McCullough on Adams worship while traveling in Europe
At Rotterdam, on a Sunday, attending services at an English Church, they listened as the English preacher prayed that “a certain king” might have “health and long life and that his enemies might not prevail against him.” Praying silently on his own, Adams asked that George III “be brought to consideration and repentance and to do justice to his enemies and to all the world.” (p. 244)
VanDrunen on prayer
If the minister prays for the peace and prosperity of America, this Christian from a foreign land should have no difficulty saying “amen,” since Scripture straightforwardly instructs believers to pray in this manner (e.g., see Jer. 29:7; 1 Tim. 2:1-2) and surely no Christian should wish war and poverty upon fellow believers anywhere in the world. Likewise, if the minister prays for a just resolution to an international dispute in which America is involved, this Christian should also be abel to repsond with “amen,” for what Christian would not wish justice to be done everywhere in the world?
But now we might imagine that the minister prays for America’s victory in an international dispute or that the congregation is asked to sing a patriotic American song after the sermon (perhaps this Christian just happens to visit America on Fourth of July weekend). What if her own native country is the one having the dispute with America, and her own livelihood and security are at stake? What if she feels patriotic sentiments for her own country and has no interest in expressing patriotism for America? She would be unable to yield her “amen” to such proceedings, and this would be perfectly understandable – just as understandable as an American worshiping in a Russian church and feeling disinclined to pray for the triumph of Russian foreign policy or to sing patriotic Russian songs. When we are immersed in our own culture and own national interests, it is often difficult to realize how often we attach the church’s identity to a national or ethnic identity, and hence betray the spirituality of the church. The scenarios that I have imagined might cause us to pause and to reflect upon how the church can do better at living as thought there really is no Jew, Greek, Barbarian, or Scythian within its walls. (p. 149-50)
T. David Gordon’s Why Johnny Can’t Preach is responsible for bringing R.L. Dabney’s (1820 – 98) 7 “cardinal requisites” back on my radar. I’m generally against “New Year’s Resolutions” as being far too American and theologia gloriae (wink, wink), but I do hope to reflect more proactively to my own preaching in light of Dabney’s requisites for the year to come.
When I first read these, I was surprised to see nothing about “Christ-centered,” “redemptive historical,” etc. Now, I would suggest that Dabney is getting more at preaching method than content. Thoughts? Without further ado, then, the 7 “cardinal requisites:”
1. Textual Fidelity
“Since the mind of God is disclosed in Scripture, the sermon must be entirely faithful to the text-a genuine exposition of the particular thought of a particular text.”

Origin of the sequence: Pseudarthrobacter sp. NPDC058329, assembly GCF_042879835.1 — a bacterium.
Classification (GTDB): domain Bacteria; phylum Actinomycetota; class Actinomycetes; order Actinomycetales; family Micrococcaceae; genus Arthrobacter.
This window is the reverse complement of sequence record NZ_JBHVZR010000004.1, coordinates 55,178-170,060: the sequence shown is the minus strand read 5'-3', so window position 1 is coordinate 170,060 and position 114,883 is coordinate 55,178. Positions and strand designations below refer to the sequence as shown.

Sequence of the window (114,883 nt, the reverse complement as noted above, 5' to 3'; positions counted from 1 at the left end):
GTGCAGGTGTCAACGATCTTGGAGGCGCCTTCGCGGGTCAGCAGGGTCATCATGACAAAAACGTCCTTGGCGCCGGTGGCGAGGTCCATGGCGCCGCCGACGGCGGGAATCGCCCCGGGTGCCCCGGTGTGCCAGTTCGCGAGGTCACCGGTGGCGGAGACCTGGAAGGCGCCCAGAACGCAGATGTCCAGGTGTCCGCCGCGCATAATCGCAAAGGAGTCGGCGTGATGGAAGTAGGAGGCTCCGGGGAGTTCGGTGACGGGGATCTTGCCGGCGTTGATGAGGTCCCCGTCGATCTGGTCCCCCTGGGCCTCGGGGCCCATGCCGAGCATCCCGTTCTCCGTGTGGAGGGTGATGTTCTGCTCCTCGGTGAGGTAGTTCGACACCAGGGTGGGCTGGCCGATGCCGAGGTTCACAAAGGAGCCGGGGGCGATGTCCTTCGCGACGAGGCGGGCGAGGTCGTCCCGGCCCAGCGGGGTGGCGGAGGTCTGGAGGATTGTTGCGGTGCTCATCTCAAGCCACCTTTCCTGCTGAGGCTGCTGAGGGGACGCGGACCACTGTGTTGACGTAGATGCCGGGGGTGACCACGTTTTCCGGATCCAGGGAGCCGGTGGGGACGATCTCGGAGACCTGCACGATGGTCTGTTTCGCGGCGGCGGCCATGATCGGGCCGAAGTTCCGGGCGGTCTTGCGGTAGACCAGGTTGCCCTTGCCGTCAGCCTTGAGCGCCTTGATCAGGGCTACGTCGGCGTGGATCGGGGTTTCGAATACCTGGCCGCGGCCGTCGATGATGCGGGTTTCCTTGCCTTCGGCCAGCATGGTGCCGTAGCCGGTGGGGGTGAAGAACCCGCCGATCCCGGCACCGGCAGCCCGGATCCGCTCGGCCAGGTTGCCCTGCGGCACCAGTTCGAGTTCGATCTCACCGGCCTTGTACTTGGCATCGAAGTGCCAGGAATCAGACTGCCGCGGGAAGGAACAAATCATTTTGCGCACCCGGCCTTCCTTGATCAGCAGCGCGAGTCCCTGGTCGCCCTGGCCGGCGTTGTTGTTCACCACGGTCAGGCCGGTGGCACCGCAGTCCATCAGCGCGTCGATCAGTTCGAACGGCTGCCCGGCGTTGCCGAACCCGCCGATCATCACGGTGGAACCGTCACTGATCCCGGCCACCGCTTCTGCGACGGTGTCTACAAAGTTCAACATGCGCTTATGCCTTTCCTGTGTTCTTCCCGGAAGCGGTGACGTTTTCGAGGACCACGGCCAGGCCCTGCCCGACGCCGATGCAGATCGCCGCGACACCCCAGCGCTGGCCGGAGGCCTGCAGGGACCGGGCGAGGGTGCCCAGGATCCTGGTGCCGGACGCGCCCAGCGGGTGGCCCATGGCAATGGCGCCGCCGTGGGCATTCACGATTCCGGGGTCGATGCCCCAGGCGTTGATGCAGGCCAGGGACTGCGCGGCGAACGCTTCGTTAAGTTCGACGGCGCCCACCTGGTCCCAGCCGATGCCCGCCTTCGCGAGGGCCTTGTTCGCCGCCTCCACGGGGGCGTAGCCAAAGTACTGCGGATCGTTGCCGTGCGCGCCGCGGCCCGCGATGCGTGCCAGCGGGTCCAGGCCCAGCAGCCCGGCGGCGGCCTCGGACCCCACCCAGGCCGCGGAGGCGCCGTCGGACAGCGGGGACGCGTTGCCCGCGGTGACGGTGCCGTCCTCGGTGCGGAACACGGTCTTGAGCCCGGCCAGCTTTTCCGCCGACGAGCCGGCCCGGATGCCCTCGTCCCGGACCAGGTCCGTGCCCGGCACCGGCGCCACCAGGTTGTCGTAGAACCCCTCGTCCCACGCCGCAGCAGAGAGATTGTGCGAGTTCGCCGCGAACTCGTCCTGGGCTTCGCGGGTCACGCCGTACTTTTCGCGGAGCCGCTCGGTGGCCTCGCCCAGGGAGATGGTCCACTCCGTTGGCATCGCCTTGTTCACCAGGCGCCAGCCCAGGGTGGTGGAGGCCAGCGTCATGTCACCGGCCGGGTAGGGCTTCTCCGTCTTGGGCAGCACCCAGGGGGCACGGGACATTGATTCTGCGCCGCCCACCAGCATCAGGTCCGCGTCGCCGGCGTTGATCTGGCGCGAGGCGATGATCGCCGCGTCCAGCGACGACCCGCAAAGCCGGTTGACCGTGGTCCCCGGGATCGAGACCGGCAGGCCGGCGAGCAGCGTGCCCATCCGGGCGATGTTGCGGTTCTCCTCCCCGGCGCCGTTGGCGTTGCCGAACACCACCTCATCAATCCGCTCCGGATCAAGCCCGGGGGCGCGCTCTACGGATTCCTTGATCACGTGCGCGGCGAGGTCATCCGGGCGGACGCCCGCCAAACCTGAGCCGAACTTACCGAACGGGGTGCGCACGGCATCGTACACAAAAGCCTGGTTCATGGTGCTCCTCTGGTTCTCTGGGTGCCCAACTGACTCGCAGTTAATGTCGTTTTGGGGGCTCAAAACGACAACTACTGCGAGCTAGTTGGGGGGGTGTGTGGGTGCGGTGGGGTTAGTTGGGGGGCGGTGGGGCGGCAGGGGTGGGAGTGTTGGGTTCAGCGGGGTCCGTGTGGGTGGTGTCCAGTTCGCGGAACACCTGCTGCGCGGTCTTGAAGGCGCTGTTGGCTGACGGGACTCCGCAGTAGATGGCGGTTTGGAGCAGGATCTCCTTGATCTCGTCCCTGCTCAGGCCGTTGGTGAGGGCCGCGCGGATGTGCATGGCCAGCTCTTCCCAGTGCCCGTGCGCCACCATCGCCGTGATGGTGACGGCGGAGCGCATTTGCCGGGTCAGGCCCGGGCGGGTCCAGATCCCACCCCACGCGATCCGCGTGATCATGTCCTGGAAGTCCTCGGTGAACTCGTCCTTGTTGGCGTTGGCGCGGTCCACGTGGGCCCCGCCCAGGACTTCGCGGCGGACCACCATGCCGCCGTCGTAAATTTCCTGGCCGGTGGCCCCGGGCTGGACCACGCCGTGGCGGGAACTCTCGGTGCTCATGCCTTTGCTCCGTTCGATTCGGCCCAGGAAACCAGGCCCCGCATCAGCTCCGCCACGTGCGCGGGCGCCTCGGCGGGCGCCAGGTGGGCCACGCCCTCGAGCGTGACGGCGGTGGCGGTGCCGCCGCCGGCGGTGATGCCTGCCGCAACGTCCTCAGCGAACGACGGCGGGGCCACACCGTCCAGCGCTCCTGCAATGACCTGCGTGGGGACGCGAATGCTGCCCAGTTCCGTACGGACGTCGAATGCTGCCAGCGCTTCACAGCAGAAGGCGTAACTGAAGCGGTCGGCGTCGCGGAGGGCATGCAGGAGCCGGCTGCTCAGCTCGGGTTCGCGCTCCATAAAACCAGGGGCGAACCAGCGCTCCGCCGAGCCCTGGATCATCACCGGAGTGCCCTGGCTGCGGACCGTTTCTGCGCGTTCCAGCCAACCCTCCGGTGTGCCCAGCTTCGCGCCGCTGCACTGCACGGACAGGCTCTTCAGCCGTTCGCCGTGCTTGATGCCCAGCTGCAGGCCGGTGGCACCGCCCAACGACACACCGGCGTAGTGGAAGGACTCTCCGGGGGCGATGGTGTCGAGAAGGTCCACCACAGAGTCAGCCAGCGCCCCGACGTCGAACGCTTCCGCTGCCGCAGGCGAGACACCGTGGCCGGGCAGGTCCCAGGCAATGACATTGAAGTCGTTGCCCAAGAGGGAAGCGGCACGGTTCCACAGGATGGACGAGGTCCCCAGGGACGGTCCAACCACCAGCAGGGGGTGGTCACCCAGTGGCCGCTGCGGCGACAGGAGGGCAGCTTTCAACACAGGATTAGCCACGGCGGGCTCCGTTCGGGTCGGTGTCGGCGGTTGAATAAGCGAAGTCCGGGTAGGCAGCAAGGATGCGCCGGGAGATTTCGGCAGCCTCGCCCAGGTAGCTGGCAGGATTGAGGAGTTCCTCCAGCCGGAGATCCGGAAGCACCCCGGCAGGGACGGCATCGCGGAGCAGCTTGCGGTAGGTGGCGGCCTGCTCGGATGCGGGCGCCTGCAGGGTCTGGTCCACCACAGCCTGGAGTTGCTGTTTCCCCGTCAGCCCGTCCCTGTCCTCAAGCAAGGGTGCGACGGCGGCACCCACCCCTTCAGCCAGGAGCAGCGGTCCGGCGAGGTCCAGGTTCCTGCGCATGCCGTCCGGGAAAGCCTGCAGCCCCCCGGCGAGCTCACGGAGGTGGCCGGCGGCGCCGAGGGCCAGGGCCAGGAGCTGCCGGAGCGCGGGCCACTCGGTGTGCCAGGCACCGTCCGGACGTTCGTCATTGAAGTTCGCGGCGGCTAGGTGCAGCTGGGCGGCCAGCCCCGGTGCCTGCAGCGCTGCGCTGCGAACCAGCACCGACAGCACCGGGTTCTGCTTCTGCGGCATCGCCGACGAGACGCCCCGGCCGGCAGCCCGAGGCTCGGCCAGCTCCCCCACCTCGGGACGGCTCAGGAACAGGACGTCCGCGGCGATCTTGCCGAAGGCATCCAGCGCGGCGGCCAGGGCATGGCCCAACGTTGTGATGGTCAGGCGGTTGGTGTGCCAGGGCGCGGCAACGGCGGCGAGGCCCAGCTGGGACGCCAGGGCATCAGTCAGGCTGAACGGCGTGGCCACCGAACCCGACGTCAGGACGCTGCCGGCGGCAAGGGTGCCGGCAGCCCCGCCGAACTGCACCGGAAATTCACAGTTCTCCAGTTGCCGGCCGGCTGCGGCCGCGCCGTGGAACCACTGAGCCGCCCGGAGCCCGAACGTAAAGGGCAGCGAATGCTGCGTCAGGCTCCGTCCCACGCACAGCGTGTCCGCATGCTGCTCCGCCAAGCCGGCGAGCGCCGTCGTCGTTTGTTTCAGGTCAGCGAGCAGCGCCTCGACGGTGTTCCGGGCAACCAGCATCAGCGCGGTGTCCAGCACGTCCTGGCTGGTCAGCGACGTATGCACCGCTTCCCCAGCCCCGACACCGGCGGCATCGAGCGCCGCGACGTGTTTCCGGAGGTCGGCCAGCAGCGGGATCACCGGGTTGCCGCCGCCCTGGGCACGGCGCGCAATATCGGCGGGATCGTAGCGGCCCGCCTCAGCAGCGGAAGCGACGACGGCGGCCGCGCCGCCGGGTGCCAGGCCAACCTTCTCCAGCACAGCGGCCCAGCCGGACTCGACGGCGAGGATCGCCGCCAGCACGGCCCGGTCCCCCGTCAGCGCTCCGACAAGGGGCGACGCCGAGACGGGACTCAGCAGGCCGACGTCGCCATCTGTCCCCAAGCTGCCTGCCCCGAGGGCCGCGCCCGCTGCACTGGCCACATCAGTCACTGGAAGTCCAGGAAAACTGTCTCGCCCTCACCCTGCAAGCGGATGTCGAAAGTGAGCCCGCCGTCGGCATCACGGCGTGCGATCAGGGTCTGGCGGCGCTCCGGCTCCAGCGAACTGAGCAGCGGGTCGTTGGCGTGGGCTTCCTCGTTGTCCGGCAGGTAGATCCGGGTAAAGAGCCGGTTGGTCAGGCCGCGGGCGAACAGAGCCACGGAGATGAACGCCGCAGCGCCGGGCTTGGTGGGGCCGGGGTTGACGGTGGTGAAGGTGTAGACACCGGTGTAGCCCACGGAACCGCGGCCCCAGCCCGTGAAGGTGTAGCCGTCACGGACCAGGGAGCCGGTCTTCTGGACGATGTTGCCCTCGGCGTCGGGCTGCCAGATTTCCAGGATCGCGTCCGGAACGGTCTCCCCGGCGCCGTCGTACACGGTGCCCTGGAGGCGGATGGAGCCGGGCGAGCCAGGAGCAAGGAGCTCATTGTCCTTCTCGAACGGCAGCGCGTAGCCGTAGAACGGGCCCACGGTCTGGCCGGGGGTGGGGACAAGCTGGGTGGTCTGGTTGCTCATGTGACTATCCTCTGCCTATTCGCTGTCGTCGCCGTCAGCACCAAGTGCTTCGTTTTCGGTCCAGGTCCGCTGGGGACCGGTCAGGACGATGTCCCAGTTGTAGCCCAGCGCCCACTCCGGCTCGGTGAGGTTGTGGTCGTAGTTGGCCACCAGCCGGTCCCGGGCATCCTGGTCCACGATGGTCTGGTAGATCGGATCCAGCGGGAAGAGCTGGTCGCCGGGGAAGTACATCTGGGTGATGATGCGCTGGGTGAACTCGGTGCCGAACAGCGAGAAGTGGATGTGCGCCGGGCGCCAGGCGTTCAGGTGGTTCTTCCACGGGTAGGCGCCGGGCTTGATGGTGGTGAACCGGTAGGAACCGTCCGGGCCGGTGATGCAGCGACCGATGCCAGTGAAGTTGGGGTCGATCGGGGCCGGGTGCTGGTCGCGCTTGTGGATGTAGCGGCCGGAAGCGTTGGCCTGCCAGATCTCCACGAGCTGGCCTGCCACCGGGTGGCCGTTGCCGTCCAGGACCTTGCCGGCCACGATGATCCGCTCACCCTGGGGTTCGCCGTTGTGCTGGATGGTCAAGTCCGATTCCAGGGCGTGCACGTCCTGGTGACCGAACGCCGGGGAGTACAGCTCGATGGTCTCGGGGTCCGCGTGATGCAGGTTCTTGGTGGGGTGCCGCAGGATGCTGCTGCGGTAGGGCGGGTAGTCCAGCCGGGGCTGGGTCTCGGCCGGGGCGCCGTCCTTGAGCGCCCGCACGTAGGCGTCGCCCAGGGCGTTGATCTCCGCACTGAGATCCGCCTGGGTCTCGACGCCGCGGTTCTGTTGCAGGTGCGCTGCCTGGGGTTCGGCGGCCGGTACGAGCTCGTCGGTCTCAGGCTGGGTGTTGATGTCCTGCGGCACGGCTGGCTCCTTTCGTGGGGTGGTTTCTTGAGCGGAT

“Unity requires two things. The speaker must, first, have one main subject of discourse, to which he adheres with supreme reference throughout. But this is not enough. He must, second, propose to himself one definite impression on the hearer’s soul, to the making of which everything in the sermon is bent.” Continue reading →
For the weeks leading up to December 25 (what the un-RPW world calls otherwise known as “Christmas” & “Advent”), we’re taking a 30,000 ft aerial flyover of the book of Galatians. Thinking especially that God sent His Son “in the fullness of time,” we’ll be using Galatians as a foil for considering Christ – and His benefits – that have come to us in these last days where we have the fullness of Christ. Topics like justification, adoption, freedom, covenant, the apostolic ministry, sanctification, and the Gospel will be addressed. And with the short window we’re giving ourselves, along with the 30k ft approach, that means I have to be pretty concise; so no, I won’t be doing any extended reflections in this series on “what are the στοιχεῖα τοῦ κόσμου?”Here are some of the resources that I’ve found helpful for thinking about Galatians: F.F. Bruce’s commentary in the NIGTC series. I love this series (usually) and I enjoy Bruce. Continue reading →
One of the most quoted and celebrated critical pieces of Tolkien’s is his apologia for the fantastical fiction, “On Fairy-Stories.” Here, Tolkien clarifies what it is about Marchen that draws the reader out of their normal reality to “recover” more their own reality than they would have ever dreamed. He explains several of his most important compositional tools – such as eucatastrophe and mythopoiesis – and brings critical scholarly work and discussions of trolls together in a way that can hold the attention of even this reader.
Originally a contribution to a fetschrift for a colleague (which was edited by C.S. Lewis), the article appeared in various formats, including The Tolkien Reader (1966). It is now republished in a (critical) edition by Flieger and Anderson.
On a not wholly related note, but nevertheless still within the Faerie!, is the intriguing article by Jeffrey Mallinson in the Journal Of Religion and Popular Culture: “A Potion too Strong?: Challenges in Translating the Religious Significance of Tolkien’s The Lord of the Rings to Film.” Now that we are somewhat sufficiently chronologically removed from the films, I’ve enjoyed looking back at some of Mallinson’s arguments. You can read his article here.
I propose to speak about fairy-stories, though I am aware that this is a rash adventure. Continue reading →
Looking to get the most out of your college years? Alex Chediak’s Thriving At College is a welcome look from a someone who has succeeded both as a student and as a professor. Download the beginning section here. You can purchase the Tyndale publication from Amazon here.